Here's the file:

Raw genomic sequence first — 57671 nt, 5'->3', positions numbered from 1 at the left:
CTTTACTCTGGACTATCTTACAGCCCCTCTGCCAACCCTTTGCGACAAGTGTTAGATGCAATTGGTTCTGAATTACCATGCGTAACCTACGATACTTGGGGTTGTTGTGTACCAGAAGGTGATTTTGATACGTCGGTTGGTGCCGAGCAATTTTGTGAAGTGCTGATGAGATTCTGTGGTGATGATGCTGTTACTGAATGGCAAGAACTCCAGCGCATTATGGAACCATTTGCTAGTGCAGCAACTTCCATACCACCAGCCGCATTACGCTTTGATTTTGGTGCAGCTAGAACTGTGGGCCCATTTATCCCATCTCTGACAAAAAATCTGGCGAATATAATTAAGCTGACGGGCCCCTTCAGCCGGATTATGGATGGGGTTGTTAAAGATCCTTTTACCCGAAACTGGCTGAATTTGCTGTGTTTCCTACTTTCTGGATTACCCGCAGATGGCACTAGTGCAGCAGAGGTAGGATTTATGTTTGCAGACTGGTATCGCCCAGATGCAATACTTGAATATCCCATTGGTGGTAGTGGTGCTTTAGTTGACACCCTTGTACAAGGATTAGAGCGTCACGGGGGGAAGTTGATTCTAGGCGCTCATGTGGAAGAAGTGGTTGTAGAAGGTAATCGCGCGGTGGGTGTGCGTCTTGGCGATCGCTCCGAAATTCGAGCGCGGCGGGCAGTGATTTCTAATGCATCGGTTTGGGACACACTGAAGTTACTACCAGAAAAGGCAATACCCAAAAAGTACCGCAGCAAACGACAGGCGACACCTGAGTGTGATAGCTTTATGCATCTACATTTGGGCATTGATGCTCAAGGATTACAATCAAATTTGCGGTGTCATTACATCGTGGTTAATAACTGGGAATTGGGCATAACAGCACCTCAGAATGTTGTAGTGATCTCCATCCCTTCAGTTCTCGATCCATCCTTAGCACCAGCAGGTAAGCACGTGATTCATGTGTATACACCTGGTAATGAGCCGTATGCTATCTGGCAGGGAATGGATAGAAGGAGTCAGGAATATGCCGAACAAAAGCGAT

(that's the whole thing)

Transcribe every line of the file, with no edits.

Raw genomic sequence first — 57671 nt, 5'->3', positions numbered from 1 at the left:
CTTTACTCTGGACTATCTTACAGCCCCTCTGCCAACCCTTTGCGACAAGTGTTAGATGCAATTGGTTCTGAATTACCATGCGTAACCTACGATACTTGGGGTTGTTGTGTACCAGAAGGTGATTTTGATACGTCGGTTGGTGCCGAGCAATTTTGTGAAGTGCTGATGAGATTCTGTGGTGATGATGCTGTTACTGAATGGCAAGAACTCCAGCGCATTATGGAACCATTTGCTAGTGCAGCAACTTCCATACCACCAGCCGCATTACGCTTTGATTTTGGTGCAGCTAGAACTGTGGGCCCATTTATCCCATCTCTGACAAAAAATCTGGCGAATATAATTAAGCTGACGGGCCCCTTCAGCCGGATTATGGATGGGGTTGTTAAAGATCCTTTTACCCGAAACTGGCTGAATTTGCTGTGTTTCCTACTTTCTGGATTACCCGCAGATGGCACTAGTGCAGCAGAGGTAGGATTTATGTTTGCAGACTGGTATCGCCCAGATGCAATACTTGAATATCCCATTGGTGGTAGTGGTGCTTTAGTTGACACCCTTGTACAAGGATTAGAGCGTCACGGGGGGAAGTTGATTCTAGGCGCTCATGTGGAAGAAGTGGTTGTAGAAGGTAATCGCGCGGTGGGTGTGCGTCTTGGCGATCGCTCCGAAATTCGAGCGCGGCGGGCAGTGATTTCTAATGCATCGGTTTGGGACACACTGAAGTTACTACCAGAAAAGGCAATACCCAAAAAGTACCGCAGCAAACGACAGGCGACACCTGAGTGTGATAGCTTTATGCATCTACATTTGGGCATTGATGCTCAAGGATTACAATCAAATTTGCGGTGTCATTACATCGTGGTTAATAACTGGGAATTGGGCATAACAGCACCTCAGAATGTTGTAGTGATCTCCATCCCTTCAGTTCTCGATCCATCCTTAGCACCAGCAGGTAAGCACGTGATTCATGTGTATACACCTGGTAATGAGCCGTATGCTATCTGGCAGGGAATGGATAGAAGGAGTCAGGAATATGCCGAACAAAAGCGAT